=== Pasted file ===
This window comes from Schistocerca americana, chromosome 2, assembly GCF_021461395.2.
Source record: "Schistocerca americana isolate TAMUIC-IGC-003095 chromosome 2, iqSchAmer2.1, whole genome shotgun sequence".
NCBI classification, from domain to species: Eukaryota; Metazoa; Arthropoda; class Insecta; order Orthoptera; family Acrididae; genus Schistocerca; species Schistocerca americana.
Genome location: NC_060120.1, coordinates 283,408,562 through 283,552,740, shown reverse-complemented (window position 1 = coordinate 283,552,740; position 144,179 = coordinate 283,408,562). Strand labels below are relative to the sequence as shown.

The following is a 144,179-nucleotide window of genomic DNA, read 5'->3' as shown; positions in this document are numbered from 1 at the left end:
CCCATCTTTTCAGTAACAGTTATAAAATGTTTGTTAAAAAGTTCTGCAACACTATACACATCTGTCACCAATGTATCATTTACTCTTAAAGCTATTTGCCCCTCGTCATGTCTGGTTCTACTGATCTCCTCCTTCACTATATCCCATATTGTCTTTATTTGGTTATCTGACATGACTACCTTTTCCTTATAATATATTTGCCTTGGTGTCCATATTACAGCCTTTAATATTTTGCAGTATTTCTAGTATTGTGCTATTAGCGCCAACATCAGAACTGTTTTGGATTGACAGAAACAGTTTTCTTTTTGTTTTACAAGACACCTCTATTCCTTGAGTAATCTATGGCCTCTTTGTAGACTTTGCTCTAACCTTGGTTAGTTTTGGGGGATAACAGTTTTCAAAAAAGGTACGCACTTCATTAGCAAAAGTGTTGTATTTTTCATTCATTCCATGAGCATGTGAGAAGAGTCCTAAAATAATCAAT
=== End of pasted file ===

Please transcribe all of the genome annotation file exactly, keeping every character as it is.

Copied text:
This window comes from Schistocerca americana, chromosome 2, assembly GCF_021461395.2.
Source record: "Schistocerca americana isolate TAMUIC-IGC-003095 chromosome 2, iqSchAmer2.1, whole genome shotgun sequence".
NCBI classification, from domain to species: Eukaryota; Metazoa; Arthropoda; class Insecta; order Orthoptera; family Acrididae; genus Schistocerca; species Schistocerca americana.
Genome location: NC_060120.1, coordinates 283,408,562 through 283,552,740, shown reverse-complemented (window position 1 = coordinate 283,552,740; position 144,179 = coordinate 283,408,562). Strand labels below are relative to the sequence as shown.

The following is a 144,179-nucleotide window of genomic DNA, read 5'->3' as shown; positions in this document are numbered from 1 at the left end:
CCCATCTTTTCAGTAACAGTTATAAAATGTTTGTTAAAAAGTTCTGCAACACTATACACATCTGTCACCAATGTATCATTTACTCTTAAAGCTATTTGCCCCTCGTCATGTCTGGTTCTACTGATCTCCTCCTTCACTATATCCCATATTGTCTTTATTTGGTTATCTGACATGACTACCTTTTCCTTATAATATATTTGCCTTGGTGTCCATATTACAGCCTTTAATATTTTGCAGTATTTCTAGTATTGTGCTATTAGCGCCAACATCAGAACTGTTTTGGATTGACAGAAACAGTTTTCTTTTTGTTTTACAAGACACCTCTATTCCTTGAGTAATCTATGGCCTCTTTGTAGACTTTGCTCTAACCTTGGTTAGTTTTGGGGGATAACAGTTTTCAAAAAAGGTACGCACTTCATTAGCAAAAGTGTTGTATTTTTCATTCATTCCATGAGCATGTGAGAAGAGTCCTAAAATAATCAAT